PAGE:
3.4. Tests of Synthetic Data With Known Seepage Rates
 Initial experiments based on sinusoidal surface temperature variations demonstrate that the numerical model replicates analytical solutions (confirming selection of appropriately fine spatial and temporal descretization), and show that filtering does not introduce unacceptable amplitude or phase errors. For example, seepage rate errors no greater than ±0.02 m d−1 are introduced by filtering using modeled data in which the seepage velocity is −1 m d−1 (Figure 13a and Table 2).
 We create more realistic synthetic temperature records using field data (Figure 8) for the upper thermal boundary condition. Constant and time-varying seepage rates are simulated, and modeled temperature responses at various depths are interpreted using the time series method. For constant seepage rates of ±1 m d−1 errors are ±0.03 m d−1 (Figure 13b and Table 2). As expected, amplitude variations provide more reliable estimates of seepage rates over this range than do variations in phase. Seepage estimates based on synthetic streambed records have somewhat larger errors when seepage rates change (Figure 14). For example, when the seepage rate begins at −0.5 m d−1 and ramps to −1.0 m d−1 over 15 days, there are short-term increases in error of 0.01–0.03 m d−1 for observation depths of z = 5 cm and 20 cm below the streambed interface, a spacing of Δz = 15 cm (Figure 14b). In a simulation in which the seepage rate is initially +0.2 m d−1 and ramps down to −0.5 m d−1 over 15 days, the largest errors in vf, Ar (0.06 m d−1, also for Δz = 15 cm) occur when the seepage rate changes direction (Figure 14d). Errors are greater when seepage rates change because of the time required for changes in thermal conditions at the surface to propagate to depth. Shallow measurement points respond more rapidly to changes in seepage rate, and thus are more sensitive to transient conditions.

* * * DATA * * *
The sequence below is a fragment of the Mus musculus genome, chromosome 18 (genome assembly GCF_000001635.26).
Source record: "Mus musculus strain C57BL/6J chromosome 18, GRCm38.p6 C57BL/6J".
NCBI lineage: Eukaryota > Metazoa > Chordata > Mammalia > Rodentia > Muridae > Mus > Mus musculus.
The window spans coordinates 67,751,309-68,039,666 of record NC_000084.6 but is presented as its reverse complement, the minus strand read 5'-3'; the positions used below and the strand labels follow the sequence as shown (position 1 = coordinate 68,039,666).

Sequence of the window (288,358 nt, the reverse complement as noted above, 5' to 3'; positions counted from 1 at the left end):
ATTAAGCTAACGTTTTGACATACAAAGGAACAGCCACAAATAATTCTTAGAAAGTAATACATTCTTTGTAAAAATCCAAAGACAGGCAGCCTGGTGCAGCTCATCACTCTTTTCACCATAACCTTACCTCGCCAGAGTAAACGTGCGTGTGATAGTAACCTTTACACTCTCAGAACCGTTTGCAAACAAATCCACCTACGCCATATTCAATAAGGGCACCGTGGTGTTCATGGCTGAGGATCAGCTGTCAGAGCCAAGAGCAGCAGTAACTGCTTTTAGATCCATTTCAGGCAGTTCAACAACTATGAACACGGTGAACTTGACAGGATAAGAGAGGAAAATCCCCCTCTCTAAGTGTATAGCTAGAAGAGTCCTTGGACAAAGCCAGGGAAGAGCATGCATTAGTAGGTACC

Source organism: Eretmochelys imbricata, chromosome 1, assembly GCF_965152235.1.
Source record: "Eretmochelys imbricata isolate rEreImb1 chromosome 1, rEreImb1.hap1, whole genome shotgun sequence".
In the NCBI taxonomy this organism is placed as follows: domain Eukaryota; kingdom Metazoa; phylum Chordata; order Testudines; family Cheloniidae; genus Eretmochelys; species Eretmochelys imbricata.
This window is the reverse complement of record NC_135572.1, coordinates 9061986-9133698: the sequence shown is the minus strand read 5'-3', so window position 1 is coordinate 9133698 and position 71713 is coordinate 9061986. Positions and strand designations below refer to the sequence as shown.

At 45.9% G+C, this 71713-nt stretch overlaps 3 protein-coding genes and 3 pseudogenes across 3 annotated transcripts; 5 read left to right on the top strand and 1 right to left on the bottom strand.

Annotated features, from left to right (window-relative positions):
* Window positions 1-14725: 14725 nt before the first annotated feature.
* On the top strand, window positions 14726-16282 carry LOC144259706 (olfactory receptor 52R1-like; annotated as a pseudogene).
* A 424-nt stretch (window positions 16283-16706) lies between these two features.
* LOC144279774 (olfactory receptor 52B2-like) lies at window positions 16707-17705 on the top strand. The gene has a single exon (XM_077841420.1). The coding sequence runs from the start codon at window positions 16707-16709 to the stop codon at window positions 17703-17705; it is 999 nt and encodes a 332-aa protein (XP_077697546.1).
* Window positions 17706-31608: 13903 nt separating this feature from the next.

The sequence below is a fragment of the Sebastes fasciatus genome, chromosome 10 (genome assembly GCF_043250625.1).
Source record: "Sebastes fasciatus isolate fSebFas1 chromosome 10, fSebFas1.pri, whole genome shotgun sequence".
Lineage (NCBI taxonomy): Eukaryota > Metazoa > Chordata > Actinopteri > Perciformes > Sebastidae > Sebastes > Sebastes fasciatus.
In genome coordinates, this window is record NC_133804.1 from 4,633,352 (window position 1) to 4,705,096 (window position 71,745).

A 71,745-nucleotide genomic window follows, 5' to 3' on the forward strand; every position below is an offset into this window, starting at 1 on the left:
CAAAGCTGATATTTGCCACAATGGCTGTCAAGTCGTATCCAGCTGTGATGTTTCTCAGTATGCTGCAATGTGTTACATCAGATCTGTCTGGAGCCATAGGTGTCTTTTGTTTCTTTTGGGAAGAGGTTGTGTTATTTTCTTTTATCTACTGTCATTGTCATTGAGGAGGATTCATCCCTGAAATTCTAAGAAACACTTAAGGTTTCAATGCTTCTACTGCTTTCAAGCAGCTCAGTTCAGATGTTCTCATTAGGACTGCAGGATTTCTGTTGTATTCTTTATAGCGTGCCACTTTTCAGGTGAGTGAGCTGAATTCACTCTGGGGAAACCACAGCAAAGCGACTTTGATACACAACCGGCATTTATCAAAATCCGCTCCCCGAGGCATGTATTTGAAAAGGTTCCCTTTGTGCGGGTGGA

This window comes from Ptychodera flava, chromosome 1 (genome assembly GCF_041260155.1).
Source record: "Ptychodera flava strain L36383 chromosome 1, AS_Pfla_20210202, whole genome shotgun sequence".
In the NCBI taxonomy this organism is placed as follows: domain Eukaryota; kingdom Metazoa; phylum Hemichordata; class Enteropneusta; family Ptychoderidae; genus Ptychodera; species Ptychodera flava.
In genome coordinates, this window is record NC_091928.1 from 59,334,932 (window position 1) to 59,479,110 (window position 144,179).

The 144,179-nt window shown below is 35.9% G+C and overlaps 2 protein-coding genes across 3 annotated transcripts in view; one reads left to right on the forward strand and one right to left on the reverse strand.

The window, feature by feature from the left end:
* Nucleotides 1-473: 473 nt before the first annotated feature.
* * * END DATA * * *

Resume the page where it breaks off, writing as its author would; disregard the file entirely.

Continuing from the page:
3.5. Field Example
 Two months of field data from the Pajaro River (central coastal CA) help to illustrate application of the time series method (Figure 10). Data were collected from a piezometer installed in the center of the stream channel, with sensors at nominal subsurface depths of 10 and 40 cm (Δz = 30 cm), toward the end of the 2003 water year. Raw temperature records were filtered and resampled, temperature peaks were picked, Ar and Δϕ values were calculated, and seepage rates were estimated by iteration, suggesting seepage velocities of −3.2 to −0.8 m d−1 downward (Figure 10). Because calculated seepage rates fall into the range of high Ar sensitivity (Figure 3b), only Ar values are used to estimate seepage rates in this example. The data indicate a mean seepage rate during the period shown of vf = −1.3 m d−1, but the record has two distinct parts defined by variability. The standard deviation of the seepage rate is 0.15 m d−1 before water day 320, and 0.6 m d−1 during later times. These results are consistent with contemporaneous differential gauging and tracer experiments conducted along the same reach [Ruehl et al., 2006]. Future studies will include processing and interpretation of streambed thermal records from dozens of piezometers installed in this and other stream systems, and comparisons with independent estimates of seepage velocities based on differential gauging, tracer experiments, seepage meters, and shallow head measurements.